Relaxation in investment rules puts the spotlight on technology for Chinese insurers

Peter LiuRegional Sales Director, Eagle Investment Systems


In 2012, the China Insurance Regulatory Commission (CIRC) began relaxing the restrictions on permitted investments for insurance firms, opening the door for insurers to look beyond domestic fixed-income products and pursue investments in new asset classes such as equities and alternative assets, as well as offshore investments. While insurers in China have cheered the CIRC’s actions, the Commission’s increasingly progressive stance is exposing some of the shortcomings of Chinese insurers’ technology and systems that underpin their investment strategies.

In 2014, for instance, insurers were able to invest in private equity for the first time, while the proportion of assets that could be invested overseas has been extended from 5% to 15% of total assets. This relaxation offers obvious benefits, as insurers can target investments with potentially greater returns and higher yields, while eliminating some of the risk of being overexposed to Chinese bonds. Still, while many firms have been waiting to see what their peers will do before making any bold moves, the CIRC’s relaxation efforts have already had an effect on allocations. According to industry research, in the 12-months trailing January 31, 2015, alternative investments surged 66.4% to Rmb2.3tn and accounted for 24% of total insurance investments in the period. In contrast, investments in bank deposits and bonds grew by around nine percent in the same period.

There are signs too that the larger players are beginning to test the waters more. For example, in April, China Life Insurance Group and Ping An Insurance Co, two of the largest insurance firms in China, made their first foray into the U.S.commercial real estate market by snapping up a majority stake in a project in Boston Seaport. Furthermore, in December 2014, China Life awarded mandates to eight international investment managers. While they were not the first insurer in the country to award mandates to offshore managers, none have done so across such a broad range of managers. Moreover, as the biggest insurer in the country, industry observers expect others to follow suit in the coming year.

These new opportunities, however, bring with them a new set of challenges, particularly when it comes to technology. As investment portfolios become more diverse and complicated, many firms are starting to find that their existing technology systems aren’t able to keep up with the pace of change.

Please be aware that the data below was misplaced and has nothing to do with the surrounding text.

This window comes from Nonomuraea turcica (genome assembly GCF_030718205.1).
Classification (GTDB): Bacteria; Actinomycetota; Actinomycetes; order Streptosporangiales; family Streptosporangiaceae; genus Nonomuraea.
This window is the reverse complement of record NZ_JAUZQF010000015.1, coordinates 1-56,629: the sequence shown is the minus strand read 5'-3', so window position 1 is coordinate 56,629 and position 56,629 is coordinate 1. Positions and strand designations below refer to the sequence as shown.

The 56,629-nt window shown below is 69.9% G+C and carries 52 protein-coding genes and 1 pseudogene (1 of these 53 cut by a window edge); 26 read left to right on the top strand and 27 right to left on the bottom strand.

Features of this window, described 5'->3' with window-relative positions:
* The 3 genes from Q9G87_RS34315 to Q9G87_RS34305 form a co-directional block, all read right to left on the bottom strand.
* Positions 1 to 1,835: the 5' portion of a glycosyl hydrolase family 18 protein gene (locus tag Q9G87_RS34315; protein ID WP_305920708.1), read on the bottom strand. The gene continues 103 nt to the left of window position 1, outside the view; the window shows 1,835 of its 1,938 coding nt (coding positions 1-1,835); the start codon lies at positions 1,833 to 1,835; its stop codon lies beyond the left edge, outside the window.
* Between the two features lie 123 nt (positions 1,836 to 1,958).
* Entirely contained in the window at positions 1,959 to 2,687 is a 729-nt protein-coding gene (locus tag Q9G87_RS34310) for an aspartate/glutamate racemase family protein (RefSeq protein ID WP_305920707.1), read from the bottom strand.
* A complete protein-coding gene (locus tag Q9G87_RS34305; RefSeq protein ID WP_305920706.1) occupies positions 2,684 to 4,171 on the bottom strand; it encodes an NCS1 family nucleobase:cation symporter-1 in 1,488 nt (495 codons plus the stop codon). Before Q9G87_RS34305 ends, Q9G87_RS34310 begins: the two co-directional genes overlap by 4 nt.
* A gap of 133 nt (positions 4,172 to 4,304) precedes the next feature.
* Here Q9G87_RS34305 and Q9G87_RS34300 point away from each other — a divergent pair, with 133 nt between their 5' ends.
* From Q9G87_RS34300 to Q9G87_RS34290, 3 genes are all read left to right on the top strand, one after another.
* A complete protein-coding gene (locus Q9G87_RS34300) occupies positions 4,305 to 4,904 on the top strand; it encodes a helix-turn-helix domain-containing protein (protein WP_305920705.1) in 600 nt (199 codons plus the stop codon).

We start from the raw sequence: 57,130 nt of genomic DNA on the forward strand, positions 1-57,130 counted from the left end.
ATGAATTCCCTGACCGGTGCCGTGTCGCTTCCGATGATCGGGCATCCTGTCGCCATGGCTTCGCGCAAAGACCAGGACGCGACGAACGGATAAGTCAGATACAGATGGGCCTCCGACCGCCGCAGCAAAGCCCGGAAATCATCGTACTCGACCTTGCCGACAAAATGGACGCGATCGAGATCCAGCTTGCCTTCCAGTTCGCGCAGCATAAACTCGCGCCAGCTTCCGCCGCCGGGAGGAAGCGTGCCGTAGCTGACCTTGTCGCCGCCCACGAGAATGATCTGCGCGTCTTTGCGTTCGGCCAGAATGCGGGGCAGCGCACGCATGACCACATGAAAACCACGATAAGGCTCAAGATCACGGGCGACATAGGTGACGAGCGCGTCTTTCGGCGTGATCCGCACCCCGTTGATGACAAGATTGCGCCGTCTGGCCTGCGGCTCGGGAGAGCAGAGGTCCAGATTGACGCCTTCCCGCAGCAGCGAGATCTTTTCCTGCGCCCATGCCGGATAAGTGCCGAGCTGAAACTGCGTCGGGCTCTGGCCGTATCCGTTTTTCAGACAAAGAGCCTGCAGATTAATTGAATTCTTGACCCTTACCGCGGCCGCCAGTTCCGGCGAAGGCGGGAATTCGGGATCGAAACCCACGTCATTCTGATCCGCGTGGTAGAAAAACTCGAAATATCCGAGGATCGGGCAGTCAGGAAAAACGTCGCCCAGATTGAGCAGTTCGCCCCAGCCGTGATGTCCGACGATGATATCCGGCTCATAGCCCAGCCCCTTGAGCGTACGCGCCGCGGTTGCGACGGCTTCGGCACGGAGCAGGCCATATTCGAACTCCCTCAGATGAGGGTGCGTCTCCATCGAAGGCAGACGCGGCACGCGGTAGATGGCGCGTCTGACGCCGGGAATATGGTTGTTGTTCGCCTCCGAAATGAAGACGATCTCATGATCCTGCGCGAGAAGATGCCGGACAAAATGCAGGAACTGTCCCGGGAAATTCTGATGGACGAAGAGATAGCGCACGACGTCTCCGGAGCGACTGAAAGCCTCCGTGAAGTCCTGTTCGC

Typically, the technology systems employed by Chinese insurers have been developed by small- to medium-sized local vendors and have hitherto been well suited to handling relatively simple, domestic-focused fixed income funds and bonds, as well as equity investments traded over the Shanghai Stock Exchange or the Shenzhen Stock Exchange.

However, some legacy vendors in China lack the experience and insight in the international investment marketplace. As a result, their systems are unable to accommodate the complex instruments now available to insurers. Insurers exploring these new investment opportunities are quickly recognizing the limitations of their technology with the result that many are no longer using their legacy systems at all.

The larger insurers in particular are increasingly seeking comprehensive technology solutions that can support their investment strategy wherever it takes them and in whatever form. With the greater range of opportunities and better understanding around the business case for making the requisite investment in their systems, they are becoming less price conscious and are considering systems that can fulfill their current and future needs.

In the last 12 months, we have had conversations with IT executives at several of the top firms in China, who are actively courting global technology vendors. Their goal, almost universally, is to learn from the experience of the Western vendors to find solutions that will deliver a competitive advantage. It is fair to say that not everyone is necessarily looking to replace their systems immediately, but they are certainly weighing their options in the face of legacy systems potentially overwhelmed by the breadth of investment options.

Areas of particular interest include flexible data management capabilities that are designed to handle all types of investment, as well as performance measurement and risk management for regulatory reporting. At the same time, there is concern that more comprehensive systems do not equate to more complex and convoluted administration and that they do not introduce additional layers of risk. Therefore, there is a preference for single vendors that can offer a wholly integrated solution across the middle- and back-office.

The Chinese insurance market is just coming to grips with the increased flexibility it has been afforded when it comes to investment. Many are still sizing up the array of instruments now available and haven’t even so much as thought about their technology. Indeed, for many their investment strategies at this early stage have yet to take full advantage of the CIRC’s relaxed restrictions, at least not to warrant the expenditure on comprehensive technology solution. However, China’s insurance market is rapidly maturing and, as firms make greater use of international investments and more complex instruments, they will need to have technology solutions that can support these investments in order to take full advantage of the opportunity.

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